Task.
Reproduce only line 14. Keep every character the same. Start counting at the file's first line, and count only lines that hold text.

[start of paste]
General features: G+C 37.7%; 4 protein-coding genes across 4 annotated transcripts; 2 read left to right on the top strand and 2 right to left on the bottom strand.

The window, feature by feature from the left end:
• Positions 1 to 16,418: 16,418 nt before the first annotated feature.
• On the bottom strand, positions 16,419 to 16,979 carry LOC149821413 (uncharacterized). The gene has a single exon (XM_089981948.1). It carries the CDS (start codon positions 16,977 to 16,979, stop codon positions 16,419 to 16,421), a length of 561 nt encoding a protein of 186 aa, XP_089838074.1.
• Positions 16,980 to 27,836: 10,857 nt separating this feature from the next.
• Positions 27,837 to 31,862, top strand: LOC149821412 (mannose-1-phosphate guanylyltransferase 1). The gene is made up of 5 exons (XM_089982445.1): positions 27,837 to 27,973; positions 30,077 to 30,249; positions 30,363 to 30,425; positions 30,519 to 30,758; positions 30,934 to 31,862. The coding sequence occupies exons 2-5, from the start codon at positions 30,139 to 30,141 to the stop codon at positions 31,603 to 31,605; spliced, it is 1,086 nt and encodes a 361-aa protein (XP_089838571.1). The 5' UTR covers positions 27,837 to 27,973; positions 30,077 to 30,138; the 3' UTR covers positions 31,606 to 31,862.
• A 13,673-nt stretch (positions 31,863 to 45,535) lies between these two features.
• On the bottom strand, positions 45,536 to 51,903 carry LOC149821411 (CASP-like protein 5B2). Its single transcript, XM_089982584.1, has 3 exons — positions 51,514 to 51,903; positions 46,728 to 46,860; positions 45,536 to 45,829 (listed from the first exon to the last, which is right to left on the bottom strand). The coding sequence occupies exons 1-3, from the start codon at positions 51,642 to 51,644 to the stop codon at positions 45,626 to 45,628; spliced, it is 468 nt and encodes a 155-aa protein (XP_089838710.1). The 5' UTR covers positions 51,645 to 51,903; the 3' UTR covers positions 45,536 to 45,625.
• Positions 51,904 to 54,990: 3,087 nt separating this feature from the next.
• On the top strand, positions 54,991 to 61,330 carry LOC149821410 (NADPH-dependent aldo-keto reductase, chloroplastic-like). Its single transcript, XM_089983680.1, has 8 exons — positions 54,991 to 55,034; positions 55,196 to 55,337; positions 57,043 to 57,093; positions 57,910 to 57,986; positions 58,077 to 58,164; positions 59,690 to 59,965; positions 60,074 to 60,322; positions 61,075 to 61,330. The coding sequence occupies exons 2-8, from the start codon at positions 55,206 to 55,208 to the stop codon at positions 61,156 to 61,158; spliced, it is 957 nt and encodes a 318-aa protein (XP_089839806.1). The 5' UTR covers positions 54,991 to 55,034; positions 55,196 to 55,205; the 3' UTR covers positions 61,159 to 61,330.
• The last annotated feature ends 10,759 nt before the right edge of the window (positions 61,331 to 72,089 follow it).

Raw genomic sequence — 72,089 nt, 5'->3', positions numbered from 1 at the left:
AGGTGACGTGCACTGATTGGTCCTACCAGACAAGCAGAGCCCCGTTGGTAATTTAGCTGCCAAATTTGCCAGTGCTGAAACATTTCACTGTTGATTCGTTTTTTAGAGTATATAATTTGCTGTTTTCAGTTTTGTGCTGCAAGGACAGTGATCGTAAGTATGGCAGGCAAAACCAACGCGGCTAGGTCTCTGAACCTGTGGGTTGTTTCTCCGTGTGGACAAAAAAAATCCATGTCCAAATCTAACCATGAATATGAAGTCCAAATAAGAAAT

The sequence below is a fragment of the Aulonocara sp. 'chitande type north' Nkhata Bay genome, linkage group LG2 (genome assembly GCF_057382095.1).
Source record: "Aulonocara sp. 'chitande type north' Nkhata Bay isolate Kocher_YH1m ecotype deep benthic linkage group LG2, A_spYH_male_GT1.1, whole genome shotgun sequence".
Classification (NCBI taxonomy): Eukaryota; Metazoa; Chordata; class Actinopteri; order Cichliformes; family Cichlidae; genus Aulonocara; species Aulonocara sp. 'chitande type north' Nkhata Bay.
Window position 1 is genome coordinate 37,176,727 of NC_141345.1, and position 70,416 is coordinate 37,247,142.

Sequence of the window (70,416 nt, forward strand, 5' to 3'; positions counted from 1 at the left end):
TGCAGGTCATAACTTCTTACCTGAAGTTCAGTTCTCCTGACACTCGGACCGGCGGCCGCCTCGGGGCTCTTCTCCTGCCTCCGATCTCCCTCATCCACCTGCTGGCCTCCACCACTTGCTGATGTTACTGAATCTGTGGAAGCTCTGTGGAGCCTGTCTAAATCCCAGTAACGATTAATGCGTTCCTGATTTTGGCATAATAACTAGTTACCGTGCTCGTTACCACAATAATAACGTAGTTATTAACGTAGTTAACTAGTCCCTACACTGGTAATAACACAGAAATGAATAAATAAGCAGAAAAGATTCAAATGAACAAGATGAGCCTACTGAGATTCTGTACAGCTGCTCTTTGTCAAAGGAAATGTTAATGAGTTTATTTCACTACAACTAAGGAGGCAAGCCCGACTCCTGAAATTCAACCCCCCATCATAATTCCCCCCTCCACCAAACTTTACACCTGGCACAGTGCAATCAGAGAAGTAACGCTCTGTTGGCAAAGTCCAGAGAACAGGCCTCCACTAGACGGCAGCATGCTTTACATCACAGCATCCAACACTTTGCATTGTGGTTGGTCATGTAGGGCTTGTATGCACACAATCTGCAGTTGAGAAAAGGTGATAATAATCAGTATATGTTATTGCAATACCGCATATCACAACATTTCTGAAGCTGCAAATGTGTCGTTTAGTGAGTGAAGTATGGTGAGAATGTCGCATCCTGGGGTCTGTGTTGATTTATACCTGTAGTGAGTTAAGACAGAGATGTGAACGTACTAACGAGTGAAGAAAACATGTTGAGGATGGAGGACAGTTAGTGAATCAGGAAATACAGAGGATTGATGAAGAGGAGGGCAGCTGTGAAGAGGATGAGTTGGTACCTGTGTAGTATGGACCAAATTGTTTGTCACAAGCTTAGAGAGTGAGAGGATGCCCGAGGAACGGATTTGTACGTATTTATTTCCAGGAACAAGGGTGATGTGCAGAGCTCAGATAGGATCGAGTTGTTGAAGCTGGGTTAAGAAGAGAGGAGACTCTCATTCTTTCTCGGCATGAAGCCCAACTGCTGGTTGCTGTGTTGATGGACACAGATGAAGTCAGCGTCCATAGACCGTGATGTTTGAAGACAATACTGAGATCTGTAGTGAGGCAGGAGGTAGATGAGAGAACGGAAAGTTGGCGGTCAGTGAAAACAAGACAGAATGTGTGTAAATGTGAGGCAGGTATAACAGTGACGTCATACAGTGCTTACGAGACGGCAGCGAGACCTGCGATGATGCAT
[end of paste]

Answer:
The sequence below is a fragment of the Aulonocara sp. 'chitande type north' Nkhata Bay genome, linkage group LG2 (genome assembly GCF_057382095.1).